Unfortunately my N=1 experience has been that I started supplementing with high doses of vitamin D in order to get my 25(OH)D levels up to the arbitrary 40+ng/ml highlighted by the D*Action study (to which I am signed up) but my measured levels of 25(OH)D didn’t budge! I didn’t feel any better either nor was I ever ill or suffered any other health problems (that I am aware of) before supplementation. I just wonder whether getting everyone up to the same levels has any benefit? Are we just getting into a ‘numbers game’ the same as total cholesterol and other such markers?

      • Dave, RN on February 4, 2010 at 10:34

        Alex, you’re level may not have gone up because of the type of D you are taking. Be sure to take D3, and make sure that they are NOT they type that look like an aspirin. Those don’t absorb well. Get the kind that look like a little oil filled pearl. The fat in the oil helps it absorb.
        Also, are you on any OTC or prescription meds? There are meds that inhibit the absorption of D3.

      • Dave, RN on February 4, 2010 at 10:36

        I almost forgot to mention that it takes 10,000U a day just to get my level up to 75… and I’ve been doing that for a year.

      • Alex Thorn on February 4, 2010 at 13:15

        I always took vitamin D3 (Cholecalciferol). I am not on any meds. I took the vitamin D3 as drops (MCT oil suspension) the last time at a dosage of at least 5,000 IU per day. I’m afraid as cheap and generic as vitamin D may be, I could not afford to take a decent vitamin D3 supplement at that high a dosage (10,000 IU) per day for that long!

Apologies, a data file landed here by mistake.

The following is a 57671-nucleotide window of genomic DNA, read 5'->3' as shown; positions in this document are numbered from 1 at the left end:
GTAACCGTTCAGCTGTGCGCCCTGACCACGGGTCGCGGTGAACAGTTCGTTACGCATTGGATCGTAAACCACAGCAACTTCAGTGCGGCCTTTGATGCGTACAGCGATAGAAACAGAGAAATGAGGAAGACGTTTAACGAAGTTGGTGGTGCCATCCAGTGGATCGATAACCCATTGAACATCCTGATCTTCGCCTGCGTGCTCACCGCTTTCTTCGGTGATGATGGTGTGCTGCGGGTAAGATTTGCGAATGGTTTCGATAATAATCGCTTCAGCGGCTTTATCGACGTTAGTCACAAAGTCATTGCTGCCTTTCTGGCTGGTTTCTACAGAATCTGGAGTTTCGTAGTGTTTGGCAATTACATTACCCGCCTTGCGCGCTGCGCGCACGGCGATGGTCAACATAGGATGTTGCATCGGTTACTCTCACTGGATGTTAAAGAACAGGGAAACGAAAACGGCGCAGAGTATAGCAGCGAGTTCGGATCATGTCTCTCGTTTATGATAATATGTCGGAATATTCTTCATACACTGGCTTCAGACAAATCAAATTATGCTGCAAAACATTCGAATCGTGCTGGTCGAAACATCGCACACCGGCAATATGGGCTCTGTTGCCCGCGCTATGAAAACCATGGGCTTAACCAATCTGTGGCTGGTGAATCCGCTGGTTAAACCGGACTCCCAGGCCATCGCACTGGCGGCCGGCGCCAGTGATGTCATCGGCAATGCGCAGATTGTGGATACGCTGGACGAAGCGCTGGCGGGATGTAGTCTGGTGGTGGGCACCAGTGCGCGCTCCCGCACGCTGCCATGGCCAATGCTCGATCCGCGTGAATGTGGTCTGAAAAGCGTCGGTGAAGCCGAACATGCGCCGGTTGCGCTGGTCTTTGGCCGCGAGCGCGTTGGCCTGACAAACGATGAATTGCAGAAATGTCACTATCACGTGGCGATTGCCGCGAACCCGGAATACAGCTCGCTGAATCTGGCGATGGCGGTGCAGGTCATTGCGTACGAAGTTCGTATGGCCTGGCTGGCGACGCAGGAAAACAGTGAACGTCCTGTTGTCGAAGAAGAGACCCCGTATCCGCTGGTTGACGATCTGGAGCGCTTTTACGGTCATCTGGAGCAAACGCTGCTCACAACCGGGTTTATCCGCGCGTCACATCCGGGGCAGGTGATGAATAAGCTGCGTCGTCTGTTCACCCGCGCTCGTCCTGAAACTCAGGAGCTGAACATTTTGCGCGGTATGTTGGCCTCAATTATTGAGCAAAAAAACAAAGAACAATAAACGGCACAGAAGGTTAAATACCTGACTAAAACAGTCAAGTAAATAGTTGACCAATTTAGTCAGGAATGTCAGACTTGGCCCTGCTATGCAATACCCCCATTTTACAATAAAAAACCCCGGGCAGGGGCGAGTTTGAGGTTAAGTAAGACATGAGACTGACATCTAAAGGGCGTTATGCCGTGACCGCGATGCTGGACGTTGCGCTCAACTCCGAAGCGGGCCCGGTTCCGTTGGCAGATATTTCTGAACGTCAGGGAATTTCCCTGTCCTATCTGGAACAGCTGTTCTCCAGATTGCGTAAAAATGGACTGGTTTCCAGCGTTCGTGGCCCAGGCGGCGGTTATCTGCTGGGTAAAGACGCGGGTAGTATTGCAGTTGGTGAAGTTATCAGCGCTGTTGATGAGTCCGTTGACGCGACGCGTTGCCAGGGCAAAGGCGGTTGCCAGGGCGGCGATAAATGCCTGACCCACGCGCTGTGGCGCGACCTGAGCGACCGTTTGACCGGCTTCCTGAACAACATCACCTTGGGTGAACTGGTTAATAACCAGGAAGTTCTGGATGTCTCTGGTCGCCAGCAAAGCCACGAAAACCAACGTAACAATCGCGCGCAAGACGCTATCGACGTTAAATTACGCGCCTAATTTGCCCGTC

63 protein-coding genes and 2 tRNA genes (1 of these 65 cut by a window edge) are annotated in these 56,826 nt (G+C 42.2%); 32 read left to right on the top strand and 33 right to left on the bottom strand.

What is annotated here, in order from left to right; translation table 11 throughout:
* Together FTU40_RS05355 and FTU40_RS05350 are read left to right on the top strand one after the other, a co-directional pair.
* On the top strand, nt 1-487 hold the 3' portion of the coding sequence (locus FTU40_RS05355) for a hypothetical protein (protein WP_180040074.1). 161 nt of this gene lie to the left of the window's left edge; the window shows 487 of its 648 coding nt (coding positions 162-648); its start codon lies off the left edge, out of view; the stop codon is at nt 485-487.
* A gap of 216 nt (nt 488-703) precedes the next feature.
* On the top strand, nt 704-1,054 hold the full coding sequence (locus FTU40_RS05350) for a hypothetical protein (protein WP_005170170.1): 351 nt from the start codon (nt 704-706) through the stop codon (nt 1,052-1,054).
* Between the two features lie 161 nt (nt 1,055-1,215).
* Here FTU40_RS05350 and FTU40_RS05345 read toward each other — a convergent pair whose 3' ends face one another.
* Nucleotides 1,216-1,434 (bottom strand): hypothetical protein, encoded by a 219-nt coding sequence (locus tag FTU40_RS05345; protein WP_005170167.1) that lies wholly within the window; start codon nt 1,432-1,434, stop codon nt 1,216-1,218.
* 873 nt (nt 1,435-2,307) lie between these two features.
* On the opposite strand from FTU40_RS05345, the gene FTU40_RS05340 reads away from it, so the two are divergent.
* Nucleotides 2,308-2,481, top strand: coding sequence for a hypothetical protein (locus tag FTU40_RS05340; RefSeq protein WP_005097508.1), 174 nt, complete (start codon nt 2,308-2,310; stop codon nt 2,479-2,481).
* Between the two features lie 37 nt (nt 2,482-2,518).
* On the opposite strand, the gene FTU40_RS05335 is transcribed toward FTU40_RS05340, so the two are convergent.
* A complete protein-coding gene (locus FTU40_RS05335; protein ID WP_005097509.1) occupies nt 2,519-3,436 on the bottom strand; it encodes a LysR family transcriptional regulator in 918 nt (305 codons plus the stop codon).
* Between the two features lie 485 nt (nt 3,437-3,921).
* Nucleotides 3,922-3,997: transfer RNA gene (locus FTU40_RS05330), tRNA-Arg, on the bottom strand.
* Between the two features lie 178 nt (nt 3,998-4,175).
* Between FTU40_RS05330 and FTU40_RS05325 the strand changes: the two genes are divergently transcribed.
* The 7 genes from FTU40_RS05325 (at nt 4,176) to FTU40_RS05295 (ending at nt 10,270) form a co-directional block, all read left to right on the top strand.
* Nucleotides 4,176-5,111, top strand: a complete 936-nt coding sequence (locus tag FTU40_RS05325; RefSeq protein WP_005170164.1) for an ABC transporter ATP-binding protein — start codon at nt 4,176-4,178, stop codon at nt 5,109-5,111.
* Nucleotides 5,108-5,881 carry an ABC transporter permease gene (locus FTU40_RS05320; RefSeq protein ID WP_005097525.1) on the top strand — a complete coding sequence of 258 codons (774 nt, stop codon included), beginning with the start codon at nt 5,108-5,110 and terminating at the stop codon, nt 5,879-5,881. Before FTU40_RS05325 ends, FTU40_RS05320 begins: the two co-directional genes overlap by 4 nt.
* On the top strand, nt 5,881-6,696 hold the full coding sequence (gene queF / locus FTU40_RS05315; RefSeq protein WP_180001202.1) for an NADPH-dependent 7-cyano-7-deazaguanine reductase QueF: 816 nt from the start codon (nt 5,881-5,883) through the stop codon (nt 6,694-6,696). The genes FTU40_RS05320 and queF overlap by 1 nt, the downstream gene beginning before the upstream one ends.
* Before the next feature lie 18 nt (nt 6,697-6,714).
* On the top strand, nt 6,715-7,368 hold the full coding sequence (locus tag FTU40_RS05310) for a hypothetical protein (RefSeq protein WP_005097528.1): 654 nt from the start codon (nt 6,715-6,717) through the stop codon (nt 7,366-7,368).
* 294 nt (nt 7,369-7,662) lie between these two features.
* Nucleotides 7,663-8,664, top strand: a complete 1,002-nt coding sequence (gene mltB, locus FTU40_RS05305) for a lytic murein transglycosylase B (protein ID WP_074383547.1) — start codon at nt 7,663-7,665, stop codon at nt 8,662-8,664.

The fact that I seemed so resistant to increasing my serum 25(OH)D by even a small amount with supplementation leads me to wonder whether there is a natural mechanism to prevent unnecessary increases in vitamin D status.

      • Richard Nikoley on February 4, 2010 at 11:44

        Well Alex, I’d say that the difference is that it makes good evolutionary sense to have relatively high levels of D, at least more than 50 ng/ml, which is what anyone evolving in Africa and outdoors a lot would have.

        I also think the epidemiology is sound, as there are three conditions being met:

        1. associated with latitude.
        2. associated with time of year.
        3. associated with BOTH 25-ohD and 1,25 levels.

        Cholesterol doesn’t seem to associate well with anything, and plus makes zero sense from an evolutionary perspective.

      • Alex Thorn on February 4, 2010 at 13:23